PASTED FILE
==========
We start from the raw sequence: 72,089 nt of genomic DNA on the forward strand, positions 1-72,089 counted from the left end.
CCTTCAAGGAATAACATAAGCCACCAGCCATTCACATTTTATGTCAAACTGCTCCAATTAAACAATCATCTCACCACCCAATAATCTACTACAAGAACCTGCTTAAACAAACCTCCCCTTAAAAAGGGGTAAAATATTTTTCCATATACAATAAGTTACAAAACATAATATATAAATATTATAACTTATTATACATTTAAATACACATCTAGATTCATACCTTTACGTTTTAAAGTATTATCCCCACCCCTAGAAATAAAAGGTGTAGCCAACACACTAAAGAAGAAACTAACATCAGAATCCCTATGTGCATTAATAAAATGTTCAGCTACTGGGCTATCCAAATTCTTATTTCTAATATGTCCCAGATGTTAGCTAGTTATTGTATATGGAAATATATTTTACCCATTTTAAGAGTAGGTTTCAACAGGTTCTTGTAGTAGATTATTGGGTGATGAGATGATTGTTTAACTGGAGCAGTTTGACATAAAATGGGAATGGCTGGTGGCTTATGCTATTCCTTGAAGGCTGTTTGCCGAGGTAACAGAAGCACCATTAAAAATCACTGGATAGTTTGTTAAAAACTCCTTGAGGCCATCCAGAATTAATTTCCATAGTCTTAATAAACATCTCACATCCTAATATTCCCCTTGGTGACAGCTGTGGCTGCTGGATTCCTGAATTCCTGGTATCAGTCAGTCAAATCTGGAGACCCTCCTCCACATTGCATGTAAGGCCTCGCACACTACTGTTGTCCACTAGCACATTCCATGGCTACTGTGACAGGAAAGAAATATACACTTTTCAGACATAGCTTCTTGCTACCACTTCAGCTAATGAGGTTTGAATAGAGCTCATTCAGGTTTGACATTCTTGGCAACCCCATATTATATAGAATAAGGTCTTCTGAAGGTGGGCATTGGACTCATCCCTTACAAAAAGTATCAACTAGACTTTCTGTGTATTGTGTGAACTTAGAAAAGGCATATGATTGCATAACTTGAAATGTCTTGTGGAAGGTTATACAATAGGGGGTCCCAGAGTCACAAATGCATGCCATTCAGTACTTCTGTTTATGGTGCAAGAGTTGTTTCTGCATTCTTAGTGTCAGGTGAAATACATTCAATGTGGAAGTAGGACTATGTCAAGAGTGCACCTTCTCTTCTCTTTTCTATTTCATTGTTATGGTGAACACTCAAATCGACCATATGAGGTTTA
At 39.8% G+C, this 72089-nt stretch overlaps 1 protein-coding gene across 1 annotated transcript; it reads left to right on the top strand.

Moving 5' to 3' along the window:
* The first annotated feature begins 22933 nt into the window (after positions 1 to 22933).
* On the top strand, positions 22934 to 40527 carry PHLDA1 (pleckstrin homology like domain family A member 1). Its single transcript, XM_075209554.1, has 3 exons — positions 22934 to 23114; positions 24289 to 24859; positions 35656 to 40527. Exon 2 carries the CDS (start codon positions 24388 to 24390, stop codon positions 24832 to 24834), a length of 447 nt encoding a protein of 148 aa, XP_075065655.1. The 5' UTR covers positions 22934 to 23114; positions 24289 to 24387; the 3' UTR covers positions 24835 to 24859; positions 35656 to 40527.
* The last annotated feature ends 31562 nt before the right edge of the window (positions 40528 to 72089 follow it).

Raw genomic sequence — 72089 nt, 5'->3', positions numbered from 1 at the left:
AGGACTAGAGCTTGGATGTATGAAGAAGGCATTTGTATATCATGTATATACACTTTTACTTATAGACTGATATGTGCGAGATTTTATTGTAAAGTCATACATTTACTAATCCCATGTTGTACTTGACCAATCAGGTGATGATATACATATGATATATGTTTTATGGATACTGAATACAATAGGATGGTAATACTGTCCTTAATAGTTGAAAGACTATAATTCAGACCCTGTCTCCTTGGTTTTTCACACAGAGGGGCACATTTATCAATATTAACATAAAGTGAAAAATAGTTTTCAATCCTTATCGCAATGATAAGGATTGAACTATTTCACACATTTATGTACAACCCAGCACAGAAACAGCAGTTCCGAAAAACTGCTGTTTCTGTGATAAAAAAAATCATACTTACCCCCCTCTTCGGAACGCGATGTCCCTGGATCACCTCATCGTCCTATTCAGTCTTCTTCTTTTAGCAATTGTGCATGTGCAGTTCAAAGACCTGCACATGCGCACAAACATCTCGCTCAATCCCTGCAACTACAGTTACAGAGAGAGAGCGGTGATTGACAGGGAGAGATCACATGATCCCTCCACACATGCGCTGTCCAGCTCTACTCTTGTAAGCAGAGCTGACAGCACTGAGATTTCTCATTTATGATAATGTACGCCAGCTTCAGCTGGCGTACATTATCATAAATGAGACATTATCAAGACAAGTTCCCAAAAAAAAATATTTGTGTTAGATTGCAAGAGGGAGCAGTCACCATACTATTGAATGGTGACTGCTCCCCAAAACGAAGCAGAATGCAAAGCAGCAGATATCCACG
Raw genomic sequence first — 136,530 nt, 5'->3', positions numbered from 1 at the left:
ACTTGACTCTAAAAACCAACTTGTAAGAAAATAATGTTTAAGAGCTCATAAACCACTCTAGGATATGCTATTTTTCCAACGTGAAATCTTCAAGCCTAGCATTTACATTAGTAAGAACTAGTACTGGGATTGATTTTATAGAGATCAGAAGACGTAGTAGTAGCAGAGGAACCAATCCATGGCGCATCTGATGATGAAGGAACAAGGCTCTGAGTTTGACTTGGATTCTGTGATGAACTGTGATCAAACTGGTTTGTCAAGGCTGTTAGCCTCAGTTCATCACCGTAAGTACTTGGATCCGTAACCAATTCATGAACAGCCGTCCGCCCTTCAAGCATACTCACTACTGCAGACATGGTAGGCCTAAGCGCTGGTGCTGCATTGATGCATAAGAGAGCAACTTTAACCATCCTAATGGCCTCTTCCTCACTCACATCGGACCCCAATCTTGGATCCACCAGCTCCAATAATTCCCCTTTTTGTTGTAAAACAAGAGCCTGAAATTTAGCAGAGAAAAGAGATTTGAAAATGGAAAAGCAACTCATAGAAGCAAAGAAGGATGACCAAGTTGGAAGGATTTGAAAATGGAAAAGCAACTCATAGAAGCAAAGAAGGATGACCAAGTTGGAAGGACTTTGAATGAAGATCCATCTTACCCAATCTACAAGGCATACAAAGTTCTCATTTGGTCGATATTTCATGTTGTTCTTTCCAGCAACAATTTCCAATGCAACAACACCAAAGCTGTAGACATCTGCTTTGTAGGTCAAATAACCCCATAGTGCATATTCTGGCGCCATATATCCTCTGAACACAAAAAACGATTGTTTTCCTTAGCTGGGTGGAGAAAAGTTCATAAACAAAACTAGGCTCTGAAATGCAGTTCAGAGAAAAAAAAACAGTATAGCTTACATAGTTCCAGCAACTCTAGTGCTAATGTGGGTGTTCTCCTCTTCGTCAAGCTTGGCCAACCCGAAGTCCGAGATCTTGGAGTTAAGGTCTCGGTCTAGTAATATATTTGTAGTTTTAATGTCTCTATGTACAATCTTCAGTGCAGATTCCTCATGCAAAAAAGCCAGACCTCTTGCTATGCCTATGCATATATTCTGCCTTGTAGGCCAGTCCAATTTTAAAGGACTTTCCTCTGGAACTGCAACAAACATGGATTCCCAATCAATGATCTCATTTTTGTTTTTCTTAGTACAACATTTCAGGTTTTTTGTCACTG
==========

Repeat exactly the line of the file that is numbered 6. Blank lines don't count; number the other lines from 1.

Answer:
* On the top strand, positions 22934 to 40527 carry PHLDA1 (pleckstrin homology like domain family A member 1). Its single transcript, XM_075209554.1, has 3 exons — positions 22934 to 23114; positions 24289 to 24859; positions 35656 to 40527. Exon 2 carries the CDS (start codon positions 24388 to 24390, stop codon positions 24832 to 24834), a length of 447 nt encoding a protein of 148 aa, XP_075065655.1. The 5' UTR covers positions 22934 to 23114; positions 24289 to 24387; the 3' UTR covers positions 24835 to 24859; positions 35656 to 40527.